Category Archives: Constitution

Arizona and a Sigh of Relief

Among the end-of-term decisions handed down by the Supreme Court was Arizona State Legislature v. Arizona Independent Redistricting Commission. It was an important case–had the legislature prevailed, it would have dealt a near-fatal blow to the ability of good government groups to address the practice of gerrymandering.

Some years back, via a referendum, Arizona citizens struck a blow against gerrymandering by establishing a nonpartisan commission to draw its election maps. The state legislature sued, asserting that language in the Constitution limits the right to regulate national elections to Congress and state legislatures.

In a decision that legislative scholar Tom Mann called “a model of constitutional reasoning,” a divided Court upheld the right of citizens to determine who shall 

…have the ultimate authority over who shall represent them in public office. The majority opinion quotes Madison to powerful effect: “The genius of republican liberty seems to demand . . . not only that all power should be derived from the people, but those entrusted with it should be kept in dependence on the people.”

As Richard Pildes wrote in a New York Times Op-Ed,

The main, and best, justification for direct democracy is precisely the need for this kind of check, just as the voters in Arizona exercised, on the self-interested temptations of power when legislators regulate the political process itself.

Direct democracy is hardly a panacea or a pure expression of “the popular will,” whatever that means; voters must be organized and informed, which takes resources and organizational skill. Still, direct democracy remains an important means of policing the inevitable temptations those in power have to entrench themselves more securely in power.

On Monday the court rightly recognized that, when the Constitution assigned the elections clause power to the “legislatures,” the framers were not making a judgment about whether states could create direct democratic processes as another way to regulate the national election process. Unlike their rejection of popular Senate elections, the framers did not reject popular regulation of elections: They just never considered the idea. To reject it in their name, the court wisely concluded, would have been perverse.

It isn’t easy to rein in the self-interested process of legislative line-drawing under even the best of circumstances; those who have power only surrender that power when they have no choice. Had the Arizona legislature’s challenge succeeded, redistricting reform would be virtually impossible.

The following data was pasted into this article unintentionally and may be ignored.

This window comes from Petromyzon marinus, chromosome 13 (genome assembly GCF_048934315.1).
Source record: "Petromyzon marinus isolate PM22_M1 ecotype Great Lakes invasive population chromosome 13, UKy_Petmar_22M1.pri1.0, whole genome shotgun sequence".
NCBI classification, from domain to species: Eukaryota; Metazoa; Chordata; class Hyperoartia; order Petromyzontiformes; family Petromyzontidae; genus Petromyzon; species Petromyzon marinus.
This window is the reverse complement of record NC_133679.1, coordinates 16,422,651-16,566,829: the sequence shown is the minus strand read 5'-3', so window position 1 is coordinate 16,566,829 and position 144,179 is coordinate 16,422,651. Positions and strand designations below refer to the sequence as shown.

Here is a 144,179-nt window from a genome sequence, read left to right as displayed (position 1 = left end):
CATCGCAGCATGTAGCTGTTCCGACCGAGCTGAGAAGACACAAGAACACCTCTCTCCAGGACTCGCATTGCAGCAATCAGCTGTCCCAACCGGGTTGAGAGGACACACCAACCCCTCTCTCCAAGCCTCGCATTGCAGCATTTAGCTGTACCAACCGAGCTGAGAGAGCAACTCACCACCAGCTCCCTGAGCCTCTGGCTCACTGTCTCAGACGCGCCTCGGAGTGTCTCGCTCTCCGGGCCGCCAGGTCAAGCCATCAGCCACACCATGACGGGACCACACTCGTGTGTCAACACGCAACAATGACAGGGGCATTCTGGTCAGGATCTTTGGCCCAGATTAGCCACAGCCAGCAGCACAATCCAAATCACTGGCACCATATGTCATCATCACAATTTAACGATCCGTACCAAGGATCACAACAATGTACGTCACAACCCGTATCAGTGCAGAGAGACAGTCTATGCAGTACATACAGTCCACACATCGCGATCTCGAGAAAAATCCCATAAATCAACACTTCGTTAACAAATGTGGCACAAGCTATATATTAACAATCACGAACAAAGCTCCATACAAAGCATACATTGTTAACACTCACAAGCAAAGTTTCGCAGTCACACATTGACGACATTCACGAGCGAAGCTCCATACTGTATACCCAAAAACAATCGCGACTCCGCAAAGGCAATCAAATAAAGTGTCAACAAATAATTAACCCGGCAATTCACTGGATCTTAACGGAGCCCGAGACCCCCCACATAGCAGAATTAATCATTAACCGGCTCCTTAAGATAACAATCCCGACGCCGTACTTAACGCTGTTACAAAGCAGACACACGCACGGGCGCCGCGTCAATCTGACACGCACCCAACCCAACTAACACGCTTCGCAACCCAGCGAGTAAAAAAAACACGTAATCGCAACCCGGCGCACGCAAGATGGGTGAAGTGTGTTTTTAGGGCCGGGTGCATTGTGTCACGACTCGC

File this one under “dodged a bullet.”

Who’s Talking?

Among the decisions handed down by the Supreme Court at the conclusion of this term was a little-noted one addressing the question whether states that sell specialty license plates can refuse to issue plates with controversial images like the Confederate flag. The ruling itself is less consequential (at least, in my view) that the opportunity if affords for a much-needed lesson in Constitutional analysis.

The First Amendment prohibits government from censoring the speech of its citizens. In the case before the Court, the Sons of Confederate Veterans claimed that Texas’ refusal to issue plates bearing a Confederate flag constituted such censorship.  But the Court could not analyze that claim until it decided what lawyers call a “preliminary” question: who is speaking through that state-issued license plate–the driver or the state?

Justice Steven Breyer, writing for the court’s majority, said that Texas’ program “constitutes government speech” and that the state was “entitled to refuse to issue plates featuring SCV’s proposed design.” Just as the state could not force drivers to espouse a particular message, he said, drivers could not force a state to espouse theirs.

I think the Court got this one right. But it’s amazing how many people don’t understand the importance of determining who’s talking for First Amendment purposes.

Several years ago, plaintiffs sued Indiana’s General Assembly over legislative prayers claimed to violate the Establishment Clause. (The Courts have long allowed what we might term “de minimus” legislative prayers, so long as they are  brief and inclusive; many scholars–including this one–disagree with that admitted exception to the Establishment Clause, but it is what it is.) In Indiana, the prayers had gotten much longer and much more specifically Christian–one pastor, invited to the Speaker’s podium, had led the room in a rousing rendition of “Take a little walk with Jesus.” The District Court ruled that the practice violated the Establishment Clause and must stop, and all hell broke loose, with protestors complaining that religion had been censored.